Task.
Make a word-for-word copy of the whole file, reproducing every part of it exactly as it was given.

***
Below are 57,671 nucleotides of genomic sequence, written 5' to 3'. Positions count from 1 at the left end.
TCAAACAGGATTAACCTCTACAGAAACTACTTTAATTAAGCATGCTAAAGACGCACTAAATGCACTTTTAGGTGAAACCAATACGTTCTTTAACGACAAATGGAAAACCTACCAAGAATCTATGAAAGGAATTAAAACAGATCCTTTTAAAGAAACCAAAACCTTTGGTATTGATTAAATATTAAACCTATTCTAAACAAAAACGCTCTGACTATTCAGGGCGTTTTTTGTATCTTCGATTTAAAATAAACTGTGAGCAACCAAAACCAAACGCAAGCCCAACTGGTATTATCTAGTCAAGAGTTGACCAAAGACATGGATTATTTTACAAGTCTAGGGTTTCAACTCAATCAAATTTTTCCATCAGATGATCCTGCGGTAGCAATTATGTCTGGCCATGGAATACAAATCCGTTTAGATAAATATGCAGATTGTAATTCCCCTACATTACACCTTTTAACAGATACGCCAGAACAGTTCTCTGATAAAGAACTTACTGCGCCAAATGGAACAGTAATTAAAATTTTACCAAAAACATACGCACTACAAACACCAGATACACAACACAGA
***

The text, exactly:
Below are 57,671 nucleotides of genomic sequence, written 5' to 3'. Positions count from 1 at the left end.
TCAAACAGGATTAACCTCTACAGAAACTACTTTAATTAAGCATGCTAAAGACGCACTAAATGCACTTTTAGGTGAAACCAATACGTTCTTTAACGACAAATGGAAAACCTACCAAGAATCTATGAAAGGAATTAAAACAGATCCTTTTAAAGAAACCAAAACCTTTGGTATTGATTAAATATTAAACCTATTCTAAACAAAAACGCTCTGACTATTCAGGGCGTTTTTTGTATCTTCGATTTAAAATAAACTGTGAGCAACCAAAACCAAACGCAAGCCCAACTGGTATTATCTAGTCAAGAGTTGACCAAAGACATGGATTATTTTACAAGTCTAGGGTTTCAACTCAATCAAATTTTTCCATCAGATGATCCTGCGGTAGCAATTATGTCTGGCCATGGAATACAAATCCGTTTAGATAAATATGCAGATTGTAATTCCCCTACATTACACCTTTTAACAGATACGCCAGAACAGTTCTCTGATAAAGAACTTACTGCGCCAAATGGAACAGTAATTAAAATTTTACCAAAAACATACGCACTACAAACACCAGATACACAACACAGA